Do you know what is being said about your company online? Social media as a channel for customer interaction is growing fast and businesses are far better off being involved rather than sticking their heads in the sand, according to local companies.
Stories by Ulrika Hedquist
Rebecca Tohill and three business partners started Fusion5, a professional services provider specialising in ERP, CRM and HCM, in Wellington in 2002.
James Macfarlane may only be 23 years old, but he has already been through ups and downs with his five-year-old web design company, Pitch – and has survived.
After years of doing work on the side, outside his daytime job, Auckland-based web designer Darren Wood finally plucked up the courage to start his own business.
Do your research well before you set out on your own, and stick to your knitting. Those are the top tips from Enterprise IT’s CEO, Stuart Speers.
Arguably the road to becoming a successful IT entrepreneur has been a relatively short for Vaughan Rowsell, whose company Vend was this week named a finalist in this year's Hi-Tech awards.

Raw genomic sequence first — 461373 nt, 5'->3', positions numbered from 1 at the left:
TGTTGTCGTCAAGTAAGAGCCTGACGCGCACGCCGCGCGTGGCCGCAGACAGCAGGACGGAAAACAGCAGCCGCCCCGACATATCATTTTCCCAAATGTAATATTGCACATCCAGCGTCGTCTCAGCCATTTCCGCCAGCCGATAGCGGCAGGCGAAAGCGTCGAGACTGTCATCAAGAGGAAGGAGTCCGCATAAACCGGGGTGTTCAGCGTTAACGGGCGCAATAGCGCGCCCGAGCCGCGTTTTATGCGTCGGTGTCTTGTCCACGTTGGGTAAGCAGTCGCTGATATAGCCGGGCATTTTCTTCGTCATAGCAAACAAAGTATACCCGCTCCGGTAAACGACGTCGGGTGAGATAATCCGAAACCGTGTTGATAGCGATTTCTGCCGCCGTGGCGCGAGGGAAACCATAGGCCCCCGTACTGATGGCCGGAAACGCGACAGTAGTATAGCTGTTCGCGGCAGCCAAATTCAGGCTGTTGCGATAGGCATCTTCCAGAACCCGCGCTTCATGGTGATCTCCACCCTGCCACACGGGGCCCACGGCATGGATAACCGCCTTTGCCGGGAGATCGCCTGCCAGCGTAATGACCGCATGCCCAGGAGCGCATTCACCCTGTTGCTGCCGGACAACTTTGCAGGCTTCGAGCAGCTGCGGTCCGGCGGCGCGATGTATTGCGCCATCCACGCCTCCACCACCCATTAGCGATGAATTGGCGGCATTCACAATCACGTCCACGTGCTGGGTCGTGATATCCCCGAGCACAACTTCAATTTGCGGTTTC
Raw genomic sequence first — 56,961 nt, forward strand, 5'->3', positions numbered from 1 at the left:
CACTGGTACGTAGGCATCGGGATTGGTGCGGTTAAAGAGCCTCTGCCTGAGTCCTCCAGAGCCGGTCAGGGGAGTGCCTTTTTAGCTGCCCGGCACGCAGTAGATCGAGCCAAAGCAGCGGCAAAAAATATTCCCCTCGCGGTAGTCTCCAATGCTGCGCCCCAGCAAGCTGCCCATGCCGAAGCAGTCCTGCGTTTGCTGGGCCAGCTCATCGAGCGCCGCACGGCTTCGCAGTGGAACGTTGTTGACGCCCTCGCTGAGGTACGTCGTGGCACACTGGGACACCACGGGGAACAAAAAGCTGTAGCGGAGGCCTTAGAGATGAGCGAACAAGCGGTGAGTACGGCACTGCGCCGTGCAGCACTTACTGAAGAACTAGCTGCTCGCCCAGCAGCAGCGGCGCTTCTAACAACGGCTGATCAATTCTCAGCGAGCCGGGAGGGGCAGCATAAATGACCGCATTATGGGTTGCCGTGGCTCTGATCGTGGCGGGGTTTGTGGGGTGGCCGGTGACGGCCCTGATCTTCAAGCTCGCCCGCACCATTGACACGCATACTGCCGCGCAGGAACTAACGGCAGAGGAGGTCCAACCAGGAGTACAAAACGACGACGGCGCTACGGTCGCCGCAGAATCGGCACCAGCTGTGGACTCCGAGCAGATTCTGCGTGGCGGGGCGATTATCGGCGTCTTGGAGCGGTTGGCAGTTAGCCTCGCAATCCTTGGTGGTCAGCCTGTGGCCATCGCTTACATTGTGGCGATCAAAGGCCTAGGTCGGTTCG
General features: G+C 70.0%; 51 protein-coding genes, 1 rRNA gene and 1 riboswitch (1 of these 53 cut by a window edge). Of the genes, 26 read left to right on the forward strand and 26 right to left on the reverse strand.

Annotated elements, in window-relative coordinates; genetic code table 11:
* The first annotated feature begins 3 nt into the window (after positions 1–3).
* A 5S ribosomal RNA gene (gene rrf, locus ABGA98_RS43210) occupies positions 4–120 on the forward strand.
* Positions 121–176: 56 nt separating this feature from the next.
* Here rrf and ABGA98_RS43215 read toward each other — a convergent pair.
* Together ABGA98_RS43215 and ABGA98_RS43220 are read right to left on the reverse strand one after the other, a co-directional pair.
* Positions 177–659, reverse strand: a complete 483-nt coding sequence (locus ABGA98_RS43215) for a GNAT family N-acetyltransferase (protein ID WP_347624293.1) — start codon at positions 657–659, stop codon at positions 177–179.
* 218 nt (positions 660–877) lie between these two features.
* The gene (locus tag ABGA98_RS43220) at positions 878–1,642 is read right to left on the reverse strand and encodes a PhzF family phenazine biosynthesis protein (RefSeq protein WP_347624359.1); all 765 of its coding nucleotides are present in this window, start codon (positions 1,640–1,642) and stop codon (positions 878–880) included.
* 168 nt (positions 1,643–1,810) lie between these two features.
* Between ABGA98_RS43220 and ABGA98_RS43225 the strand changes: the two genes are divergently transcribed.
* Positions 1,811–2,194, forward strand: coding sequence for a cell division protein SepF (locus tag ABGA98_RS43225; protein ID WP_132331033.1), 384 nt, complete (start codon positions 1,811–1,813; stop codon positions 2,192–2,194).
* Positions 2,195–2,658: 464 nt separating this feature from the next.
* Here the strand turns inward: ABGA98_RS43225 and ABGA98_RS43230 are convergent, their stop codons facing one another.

Doing business in the US is massively different compared to New Zealand, according to Booktrack CEO Paul Cameron
Organisations turn to Big Data technology for two reasons – hype and necessity, according to Gartner analyst Svetlana Sicular. In the latter case, organisations have identified business ideas where traditional technology just doesn’t cut it anymore. The hype comes from the media, she says, and this has created worry among business leaders that they are lagging behind in getting their Big Data initiatives off the ground.
Online consumers are becoming more unwilling to share personal information on the internet, according to recent research. In the age of Big Data analysis and highly targeted advertising, this could have a negative impact on the internet economy, warns research firm Ovum.
SaaS accounting company Xero has started its journey into the world of Big Data.
HR software has well and truly made the move to the cloud, with Software as a Service being the most common delivery model. Computerworld talked to users and analysts to get a feel for the risks and benefits.
The organisation provides building products, predominantly plumbing products. The Crane division has around 350 sites across New Zealand and Australia, and has 4000 employees.
The increase in the choice of local datacentres should mean more competition and better prices for users, but are local cloud offerings mature enough yet? Three local users share their datacentre experiences.
The demise of the Pacific Fibre project, which would have seen a second international cable built between Australia, New Zealand and the US, doesn’t necessarily spell the end of the country hosting overseas data.
Computerworld asked two prominent ICT employers what they look for when hiring graduates.